So extensive and beautiful is the genus Lilium, so varied in form, color, and periods of blossoming, that, like the daffodil, a garden might be made up composed of it alone.
– George H. Ellwanger, The Garden’s Story, 1889
Of course, I wouldn’t choose to banish all flowers other than lilies from my garden. I would regret the loss of roses, peonies, columbines, clematis and so many more, but if I absolutely had to choose only one, though surely not to take to a desert island with me, the lilies wouldn’t be a bad choice. There are just so very many of them. They come in every size. Some of them are very fragrant. Many of them are edible, though some are poisonous.
In spite of their delicate appearance, they can thrive in difficult conditions, returning year after year to delight us. I once came across an Oriental lily “Casa Blanca” on the far side of our far meadow, in a dry spot in a very dry summer. I had planted the bulbs some years before, but the plants had never bloomed because the deer gobbled them up. I had given up on trying to grow anything in that spot, but one day there it was: this magnificent white lily, as fine as anything to be found in a florist’s shop.
“Casa Blanca” lives in a pot on my deck now, and does surprisingly well there. It is undemanding and beautiful. We like to drink our morning coffee on our sunny deck while gazing at these amazing flowers and breathing in their delicious fragrance. There are many varieties of Oriental lily, including the deservedly popular “Stargazer”.
The fritillaries I talked about in my last post are members of the Lily family, too. So is the Mariposa lily (Calochortus), though this flower has a shape almost exactly like a California poppy. The papery look of the two flowers is similar, but the subtle colours and delicate markings of the Mariposa Lily could never be mistaken for the bold orange colour of the California poppy.
The name “Calochortus” is derived from the Greek and means “beautiful grass”. A number of species are threatened by development or grazing and some are rare or even extinct. I’ve planted bulbs of Calochortus Venustus (White Mariposa Lily) and Calochortus Superbus, and I’ve had some success but, to be honest, I’ve had more failures than successes. The Mariposa lily does not like a lot of rain during the winter when it is dormant, and that is a condition difficult to meet in my garden. Still, I keep trying because the flower is so lovely. I have grown Mariposa lilies in clay pots on the deck, with shards under the soil to provide drainage.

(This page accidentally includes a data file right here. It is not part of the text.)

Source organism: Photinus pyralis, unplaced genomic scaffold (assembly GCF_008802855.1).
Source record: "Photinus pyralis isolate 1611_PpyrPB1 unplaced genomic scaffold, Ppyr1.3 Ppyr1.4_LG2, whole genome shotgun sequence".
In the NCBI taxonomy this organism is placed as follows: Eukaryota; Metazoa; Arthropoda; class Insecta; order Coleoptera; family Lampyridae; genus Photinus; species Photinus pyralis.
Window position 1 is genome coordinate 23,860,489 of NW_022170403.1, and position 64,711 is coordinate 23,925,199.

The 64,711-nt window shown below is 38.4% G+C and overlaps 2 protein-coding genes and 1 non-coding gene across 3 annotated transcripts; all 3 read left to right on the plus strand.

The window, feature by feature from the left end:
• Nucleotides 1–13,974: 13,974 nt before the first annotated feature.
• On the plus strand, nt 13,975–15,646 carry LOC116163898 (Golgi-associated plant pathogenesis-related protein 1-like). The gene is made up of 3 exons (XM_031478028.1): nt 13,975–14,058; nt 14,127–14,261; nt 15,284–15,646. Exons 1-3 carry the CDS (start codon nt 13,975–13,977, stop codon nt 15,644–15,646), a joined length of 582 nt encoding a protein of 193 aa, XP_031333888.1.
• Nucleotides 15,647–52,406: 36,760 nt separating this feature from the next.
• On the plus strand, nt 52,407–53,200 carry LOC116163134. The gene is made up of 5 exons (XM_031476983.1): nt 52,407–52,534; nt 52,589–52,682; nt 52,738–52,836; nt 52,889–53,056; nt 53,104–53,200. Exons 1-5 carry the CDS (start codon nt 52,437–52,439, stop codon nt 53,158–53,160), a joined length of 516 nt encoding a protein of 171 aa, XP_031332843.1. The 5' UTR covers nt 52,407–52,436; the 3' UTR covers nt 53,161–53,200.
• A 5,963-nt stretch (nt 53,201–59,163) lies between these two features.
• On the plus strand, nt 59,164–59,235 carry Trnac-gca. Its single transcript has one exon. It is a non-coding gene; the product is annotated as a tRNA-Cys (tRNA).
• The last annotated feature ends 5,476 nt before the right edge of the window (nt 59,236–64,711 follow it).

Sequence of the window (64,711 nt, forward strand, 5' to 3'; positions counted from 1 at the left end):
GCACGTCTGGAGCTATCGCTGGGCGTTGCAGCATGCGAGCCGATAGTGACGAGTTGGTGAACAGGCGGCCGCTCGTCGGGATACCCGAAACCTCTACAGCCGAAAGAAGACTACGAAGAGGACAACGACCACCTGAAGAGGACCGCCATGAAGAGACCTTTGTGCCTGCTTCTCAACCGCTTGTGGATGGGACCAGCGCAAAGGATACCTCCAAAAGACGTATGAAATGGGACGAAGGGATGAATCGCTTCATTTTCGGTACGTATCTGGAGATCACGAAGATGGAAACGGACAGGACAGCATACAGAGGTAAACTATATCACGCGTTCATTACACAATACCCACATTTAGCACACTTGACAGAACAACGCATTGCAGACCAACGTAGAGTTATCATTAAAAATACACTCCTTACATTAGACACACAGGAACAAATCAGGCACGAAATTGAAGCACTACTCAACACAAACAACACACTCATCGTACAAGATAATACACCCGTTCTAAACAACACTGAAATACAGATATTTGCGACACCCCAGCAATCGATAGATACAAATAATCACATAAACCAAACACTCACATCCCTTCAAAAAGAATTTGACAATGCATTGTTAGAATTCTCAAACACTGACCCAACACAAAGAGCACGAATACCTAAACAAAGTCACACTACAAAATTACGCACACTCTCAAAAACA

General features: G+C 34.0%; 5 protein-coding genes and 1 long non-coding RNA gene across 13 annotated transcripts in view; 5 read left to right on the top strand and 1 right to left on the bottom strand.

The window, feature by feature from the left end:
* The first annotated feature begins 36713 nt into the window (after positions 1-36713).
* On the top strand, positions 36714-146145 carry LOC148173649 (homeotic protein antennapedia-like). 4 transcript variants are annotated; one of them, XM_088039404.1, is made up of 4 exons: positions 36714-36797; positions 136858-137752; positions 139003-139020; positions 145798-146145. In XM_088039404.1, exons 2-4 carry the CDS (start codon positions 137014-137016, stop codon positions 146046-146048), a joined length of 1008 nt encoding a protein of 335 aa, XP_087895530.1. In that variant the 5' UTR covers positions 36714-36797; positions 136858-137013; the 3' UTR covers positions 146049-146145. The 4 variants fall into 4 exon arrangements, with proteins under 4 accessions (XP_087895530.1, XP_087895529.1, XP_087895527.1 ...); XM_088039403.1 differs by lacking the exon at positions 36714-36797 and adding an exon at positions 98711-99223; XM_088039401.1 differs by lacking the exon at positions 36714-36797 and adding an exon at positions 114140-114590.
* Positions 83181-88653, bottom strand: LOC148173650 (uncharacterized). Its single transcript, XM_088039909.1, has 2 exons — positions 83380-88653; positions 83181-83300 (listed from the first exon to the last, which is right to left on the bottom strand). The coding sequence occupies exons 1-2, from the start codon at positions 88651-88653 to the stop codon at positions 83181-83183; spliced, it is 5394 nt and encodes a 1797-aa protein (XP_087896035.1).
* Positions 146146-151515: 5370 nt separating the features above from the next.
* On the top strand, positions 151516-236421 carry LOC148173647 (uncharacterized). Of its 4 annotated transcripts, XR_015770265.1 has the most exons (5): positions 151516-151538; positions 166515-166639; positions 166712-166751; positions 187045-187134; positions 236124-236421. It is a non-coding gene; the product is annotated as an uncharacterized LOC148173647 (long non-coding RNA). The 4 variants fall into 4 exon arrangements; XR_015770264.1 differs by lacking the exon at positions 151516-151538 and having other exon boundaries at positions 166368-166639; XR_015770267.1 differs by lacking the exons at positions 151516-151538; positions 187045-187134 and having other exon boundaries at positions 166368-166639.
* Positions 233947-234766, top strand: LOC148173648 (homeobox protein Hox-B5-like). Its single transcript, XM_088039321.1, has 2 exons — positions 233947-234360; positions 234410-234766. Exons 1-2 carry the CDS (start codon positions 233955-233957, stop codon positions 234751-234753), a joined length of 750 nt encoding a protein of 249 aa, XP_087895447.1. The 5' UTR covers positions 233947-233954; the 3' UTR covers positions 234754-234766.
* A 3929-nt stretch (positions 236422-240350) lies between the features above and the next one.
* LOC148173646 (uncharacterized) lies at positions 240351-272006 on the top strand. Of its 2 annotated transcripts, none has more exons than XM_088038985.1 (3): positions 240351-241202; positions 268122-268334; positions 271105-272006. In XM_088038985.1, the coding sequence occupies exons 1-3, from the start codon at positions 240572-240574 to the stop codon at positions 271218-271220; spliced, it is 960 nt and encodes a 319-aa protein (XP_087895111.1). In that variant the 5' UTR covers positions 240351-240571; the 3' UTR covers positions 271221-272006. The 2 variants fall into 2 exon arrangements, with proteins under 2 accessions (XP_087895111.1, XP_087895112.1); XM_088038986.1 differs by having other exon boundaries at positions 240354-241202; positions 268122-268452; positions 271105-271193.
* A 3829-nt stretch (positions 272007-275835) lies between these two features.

The genus also includes the romantically named Calochortus Albus (the “Fairy Lantern“), which I have only seen in photos. If you are interested in trying your hand at growing Mariposa lilies and want information on their culture, have a look at this site.
Another member of this large family is the Camas lily. Many years ago, on my first visit to Vancouver Island, I fell in love with the landscape: the sparkle of blue sea viewed from the vantage point of high rocks sparsely covered with Garry oaks, Arbutus trees, lichen, moss and wildflowers.
“Rock outcrops occur in Garry oak ecosystems in many forms: rocky shorelines with grasslands, rocky islets, coastal bluffs above the shore, and rock outcrops interspersed through woodlands and meadows”. (Garry Oak Gardener’s Handbook, Garry Oak Ecosystems Recovery Team). Beneath the canopy of Garry oak trees grow the Great camas (Camassia leichtlinii), the Common camas (Camassia quamash) and the Chocolate lily (Fritillaria affinis, also known as F. lanceolata). The quamash was a food source for many native peoples in the western United States and Canada. Warning: it is easy to mistake the poisonous, white-flowered Death Camas (Zygadenus, also a member of the Lily family) for Camassia quamash, since the two plants grow near each other.
Finally, we come to one of my all-time favourites: the Calla lily, which is not a lily at all. Their proper name is Zantedeschia aethiopica, and they are native to southern Africa. It is surprising that they grow so well on southern Vancouver Island, although perhaps it should not be, since the Calla loves moisture. I have seen them growing in large clumps in sunny spots against the walls of Art Deco houses in Victoria.
These tall, elegant flowers are beautiful outdoors or indoors: they make wonderful flower arrangements, by themselves or combined with other flowers. Like the tulip, the Calla lily has a simple form that is easy to draw.